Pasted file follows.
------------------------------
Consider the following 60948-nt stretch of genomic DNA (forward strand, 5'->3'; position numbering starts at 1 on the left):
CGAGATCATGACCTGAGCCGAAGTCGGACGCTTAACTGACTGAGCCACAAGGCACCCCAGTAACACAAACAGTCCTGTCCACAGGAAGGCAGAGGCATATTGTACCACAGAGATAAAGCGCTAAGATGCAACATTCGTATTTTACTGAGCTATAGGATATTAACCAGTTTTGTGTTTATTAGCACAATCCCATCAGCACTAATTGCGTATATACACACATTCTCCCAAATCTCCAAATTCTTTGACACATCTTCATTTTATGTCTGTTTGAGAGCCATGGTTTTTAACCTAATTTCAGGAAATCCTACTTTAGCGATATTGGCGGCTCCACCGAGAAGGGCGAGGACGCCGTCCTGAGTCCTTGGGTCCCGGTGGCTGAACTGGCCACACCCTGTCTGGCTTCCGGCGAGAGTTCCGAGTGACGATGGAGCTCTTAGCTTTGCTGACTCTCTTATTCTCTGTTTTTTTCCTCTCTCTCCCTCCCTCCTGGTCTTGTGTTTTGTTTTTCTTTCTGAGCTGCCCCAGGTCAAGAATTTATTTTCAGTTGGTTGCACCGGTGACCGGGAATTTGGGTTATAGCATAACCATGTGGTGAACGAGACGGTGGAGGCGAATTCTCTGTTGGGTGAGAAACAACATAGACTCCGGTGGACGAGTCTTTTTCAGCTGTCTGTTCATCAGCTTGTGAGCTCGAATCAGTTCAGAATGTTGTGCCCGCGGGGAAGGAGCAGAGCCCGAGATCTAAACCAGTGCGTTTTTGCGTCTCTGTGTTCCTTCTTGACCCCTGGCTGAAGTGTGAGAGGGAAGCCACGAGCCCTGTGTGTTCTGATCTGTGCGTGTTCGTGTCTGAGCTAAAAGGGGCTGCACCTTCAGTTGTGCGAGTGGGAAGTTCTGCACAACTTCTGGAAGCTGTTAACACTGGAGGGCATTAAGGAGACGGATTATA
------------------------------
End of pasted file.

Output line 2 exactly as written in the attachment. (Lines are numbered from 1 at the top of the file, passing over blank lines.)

CGAGATCATGACCTGAGCCGAAGTCGGACGCTTAACTGACTGAGCCACAAGGCACCCCAGTAACACAAACAGTCCTGTCCACAGGAAGGCAGAGGCATATTGTACCACAGAGATAAAGCGCTAAGATGCAACATTCGTATTTTACTGAGCTATAGGATATTAACCAGTTTTGTGTTTATTAGCACAATCCCATCAGCACTAATTGCGTATATACACACATTCTCCCAAATCTCCAAATTCTTTGACACATCTTCATTTTATGTCTGTTTGAGAGCCATGGTTTTTAACCTAATTTCAGGAAATCCTACTTTAGCGATATTGGCGGCTCCACCGAGAAGGGCGAGGACGCCGTCCTGAGTCCTTGGGTCCCGGTGGCTGAACTGGCCACACCCTGTCTGGCTTCCGGCGAGAGTTCCGAGTGACGATGGAGCTCTTAGCTTTGCTGACTCTCTTATTCTCTGTTTTTTTCCTCTCTCTCCCTCCCTCCTGGTCTTGTGTTTTGTTTTTCTTTCTGAGCTGCCCCAGGTCAAGAATTTATTTTCAGTTGGTTGCACCGGTGACCGGGAATTTGGGTTATAGCATAACCATGTGGTGAACGAGACGGTGGAGGCGAATTCTCTGTTGGGTGAGAAACAACATAGACTCCGGTGGACGAGTCTTTTTCAGCTGTCTGTTCATCAGCTTGTGAGCTCGAATCAGTTCAGAATGTTGTGCCCGCGGGGAAGGAGCAGAGCCCGAGATCTAAACCAGTGCGTTTTTGCGTCTCTGTGTTCCTTCTTGACCCCTGGCTGAAGTGTGAGAGGGAAGCCACGAGCCCTGTGTGTTCTGATCTGTGCGTGTTCGTGTCTGAGCTAAAAGGGGCTGCACCTTCAGTTGTGCGAGTGGGAAGTTCTGCACAACTTCTGGAAGCTGTTAACACTGGAGGGCATTAAGGAGACGGATTATA